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DayZer0

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About DayZer0

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  1. I'm pretty happy with the taste of my espresso. I was just interested if anyone has a picture of the 'high temp dark ring' phenomenon. Purely out of curiosity because it's written often but never shown! Sent from my SM-G975F using Tapatalk
  2. Yes. I'm assuming that my puck temp is relatively flat, about 1 degree below the GH temp. I suppose this means that my brew temp at puck is roughly what my 'settled in gh' temp is. Should be easy to remember! I'm not actually concerned about hump/flat, my goal was just to understand my machine better. My only nagging doubt is this. Is my ECM machine really performing so differently to the Rocket. Or are there issues with my GH temp measurement with the Coffee Sensor. Hard to know for sure unless I actually measure puck temp like you did! Sent from my SM-G975F using Tapatalk
  3. Yes. I'm assuming that my puck temp is relatively flat, about 1 degree below the GH temp. I suppose this means that my brew temp at puck is roughly what my 'settled in gh' temp is. Should be easy to remember! I'm not actually concerned about hump/flat, my goal was just to understand my machine better. My only nagging doubt is this. Is my ECM machine really performing so differently to the Rocket. Or are there issues with my GH temp measurement with the Coffee Sensor. Hard to know for sure unless I actually measure puck temp like you did! Sent from my SM-G975F using Tapatalk
  4. I've read many times that a dark outer ring in the crema suggests that the brew temparture was way too high. However, I've never managed to find pictorial examples of this online. Trying to make sure I understand the difference between too high a temperature and that ideal tiger striping. Can anyone help? (p.s. I know crema analysis isn't everything, but I'm just intrigued given that I've never seen a clear demonstration of something so oft repeated) Sent from my SM-G975F using Tapatalk
  5. Excellent thread thank you! I had a few related thoughts: The 1.1 bar vs 1.5 bar comparison was particularly interesting as it somewhat mirrored my experimentation above. Your graph provides an interesting answer to that common question of 'how does GH temp relate to puck temp'. Is it correct to conclude that the delta here is related to the boiler temp (really the HX water temp)? I.e. HX water being much hotter than GH means a 2 deg difference and cooler HX water (but still above GH) might be only 0.8 to 1 deg. It's not as simple as assuming it's always 2 degrees! Now that i'm running lower pressure I tend to do no flush (1.1 bar). GH idle at 94 - the hump is to 95 and then comes down to 93-94. I would guess that my puck temp is another degree lower. Only downside is a painful recovery after 2 shots. Another observation is that the hump at the GH is far less pronounced for me. At 1.1 Bar, GH idle is max 94 and the GH shot temp would peak at 95 and fall back to 94 At 1.5 Bar, GH idle is 96-97 and the GH shot temp would peak at 98 and fall back to 97 Any ideas why I'm seeing such different GH temperature and response?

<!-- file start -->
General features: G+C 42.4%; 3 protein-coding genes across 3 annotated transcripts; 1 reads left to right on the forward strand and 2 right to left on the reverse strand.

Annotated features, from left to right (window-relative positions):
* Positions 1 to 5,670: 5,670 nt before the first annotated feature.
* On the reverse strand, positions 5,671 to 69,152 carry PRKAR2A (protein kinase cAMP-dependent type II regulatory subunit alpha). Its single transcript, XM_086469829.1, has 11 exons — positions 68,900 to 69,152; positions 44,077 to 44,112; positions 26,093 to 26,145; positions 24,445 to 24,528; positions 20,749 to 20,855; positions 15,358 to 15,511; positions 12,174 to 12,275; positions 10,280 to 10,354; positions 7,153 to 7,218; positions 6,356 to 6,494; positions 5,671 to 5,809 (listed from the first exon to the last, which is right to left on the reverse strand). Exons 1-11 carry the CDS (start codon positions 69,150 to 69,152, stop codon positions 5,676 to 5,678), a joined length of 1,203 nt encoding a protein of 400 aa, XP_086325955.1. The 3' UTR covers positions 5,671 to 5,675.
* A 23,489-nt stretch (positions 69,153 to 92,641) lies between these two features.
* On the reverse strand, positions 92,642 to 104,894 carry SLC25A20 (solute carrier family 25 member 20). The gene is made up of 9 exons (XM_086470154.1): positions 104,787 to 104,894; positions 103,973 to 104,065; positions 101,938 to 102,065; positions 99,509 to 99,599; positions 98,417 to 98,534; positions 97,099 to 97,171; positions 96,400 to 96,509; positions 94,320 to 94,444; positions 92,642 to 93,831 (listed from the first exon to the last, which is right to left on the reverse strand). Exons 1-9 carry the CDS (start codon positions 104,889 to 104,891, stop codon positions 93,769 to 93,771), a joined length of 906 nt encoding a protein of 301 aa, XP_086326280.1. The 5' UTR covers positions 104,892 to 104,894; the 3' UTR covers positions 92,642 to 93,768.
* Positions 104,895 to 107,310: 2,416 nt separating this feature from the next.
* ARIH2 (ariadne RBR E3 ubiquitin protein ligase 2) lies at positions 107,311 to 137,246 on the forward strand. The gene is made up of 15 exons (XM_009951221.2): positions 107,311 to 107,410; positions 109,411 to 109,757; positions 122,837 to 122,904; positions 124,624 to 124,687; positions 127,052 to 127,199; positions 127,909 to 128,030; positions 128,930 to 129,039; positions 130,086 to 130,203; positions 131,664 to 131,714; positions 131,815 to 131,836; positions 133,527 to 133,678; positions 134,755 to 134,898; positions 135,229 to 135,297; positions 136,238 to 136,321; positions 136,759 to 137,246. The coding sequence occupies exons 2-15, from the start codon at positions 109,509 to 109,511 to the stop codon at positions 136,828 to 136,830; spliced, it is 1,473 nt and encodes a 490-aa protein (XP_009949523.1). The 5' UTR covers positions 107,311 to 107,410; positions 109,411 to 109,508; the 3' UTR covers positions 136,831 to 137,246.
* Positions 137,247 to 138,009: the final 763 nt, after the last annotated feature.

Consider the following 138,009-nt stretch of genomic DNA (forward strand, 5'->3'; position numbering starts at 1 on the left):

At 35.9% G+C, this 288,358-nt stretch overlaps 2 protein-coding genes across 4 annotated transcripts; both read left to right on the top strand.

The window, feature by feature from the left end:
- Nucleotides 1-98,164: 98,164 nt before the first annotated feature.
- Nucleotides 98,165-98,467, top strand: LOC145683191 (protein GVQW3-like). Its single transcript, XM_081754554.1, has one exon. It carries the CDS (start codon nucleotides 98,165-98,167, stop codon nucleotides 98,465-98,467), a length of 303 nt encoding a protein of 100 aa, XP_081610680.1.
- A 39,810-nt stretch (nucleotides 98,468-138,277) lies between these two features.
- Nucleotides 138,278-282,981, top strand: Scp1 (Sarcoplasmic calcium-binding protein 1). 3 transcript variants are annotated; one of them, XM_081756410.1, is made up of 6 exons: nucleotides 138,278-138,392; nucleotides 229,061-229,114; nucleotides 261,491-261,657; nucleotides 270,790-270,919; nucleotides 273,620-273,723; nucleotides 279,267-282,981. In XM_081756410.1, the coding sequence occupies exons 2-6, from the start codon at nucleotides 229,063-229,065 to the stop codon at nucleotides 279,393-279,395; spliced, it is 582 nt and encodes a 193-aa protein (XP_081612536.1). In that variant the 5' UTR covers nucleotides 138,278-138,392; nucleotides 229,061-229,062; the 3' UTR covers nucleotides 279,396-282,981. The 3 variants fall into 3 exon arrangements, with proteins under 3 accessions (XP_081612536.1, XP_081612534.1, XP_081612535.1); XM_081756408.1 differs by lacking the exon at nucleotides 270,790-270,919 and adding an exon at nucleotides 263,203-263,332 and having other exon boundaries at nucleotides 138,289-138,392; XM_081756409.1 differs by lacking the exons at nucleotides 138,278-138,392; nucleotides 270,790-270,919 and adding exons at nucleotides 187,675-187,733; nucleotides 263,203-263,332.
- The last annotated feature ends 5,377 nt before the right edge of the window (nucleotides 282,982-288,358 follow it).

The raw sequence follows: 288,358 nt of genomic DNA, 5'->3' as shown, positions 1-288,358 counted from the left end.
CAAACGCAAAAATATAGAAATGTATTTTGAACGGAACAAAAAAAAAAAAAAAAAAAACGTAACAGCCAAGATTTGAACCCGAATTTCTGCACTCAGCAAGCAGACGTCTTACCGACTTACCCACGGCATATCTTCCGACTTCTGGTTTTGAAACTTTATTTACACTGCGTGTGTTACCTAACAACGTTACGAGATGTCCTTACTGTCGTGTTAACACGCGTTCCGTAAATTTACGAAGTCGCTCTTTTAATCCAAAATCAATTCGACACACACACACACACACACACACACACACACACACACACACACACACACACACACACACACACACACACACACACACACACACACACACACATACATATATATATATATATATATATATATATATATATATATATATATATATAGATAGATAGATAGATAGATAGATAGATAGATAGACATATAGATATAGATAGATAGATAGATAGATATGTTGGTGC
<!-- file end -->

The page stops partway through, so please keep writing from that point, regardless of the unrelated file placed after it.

6. Good tip. I've always been rapid with the lever thinking that helps suck out more water and have a better knock out. I'll experiment Sent from my SM-G975F using Tapatalk
  7. I was thinking about this thread again today. I've been finding that my pucks almost always knock out in two discs. Even if it comes out in one knock, the puck is clearly fractured in two halves in the knock box. The top half is always very dry. The bottom half looks darker / moist and tends to leave the odd clump like in the PF similar to OPs photo. This is with a straight walled Vst. Sent from my SM-G975F using Tapatalk
  8. Hi I have an ECM Mechanika and use 18g VST and most of my knock outs look similar to that. It tends to be a tiny bit better if: Dosing up to 19g When pulling longer shots at the same grind size - e.g. 30g shot wont knock out as cleanly as when I go for 36g The beans make a big difference also. I love BB's blends (I normally use Gaslight), but I have used coffees from elsewhere that knock out cleaner than those from BB. I don't understand why this would be! In any case, no impact on flavour. I would generally rinse my PF anyway. However, I might still brush out any remaining grinds before rinsing, so a clean knock-out can save a few seconds!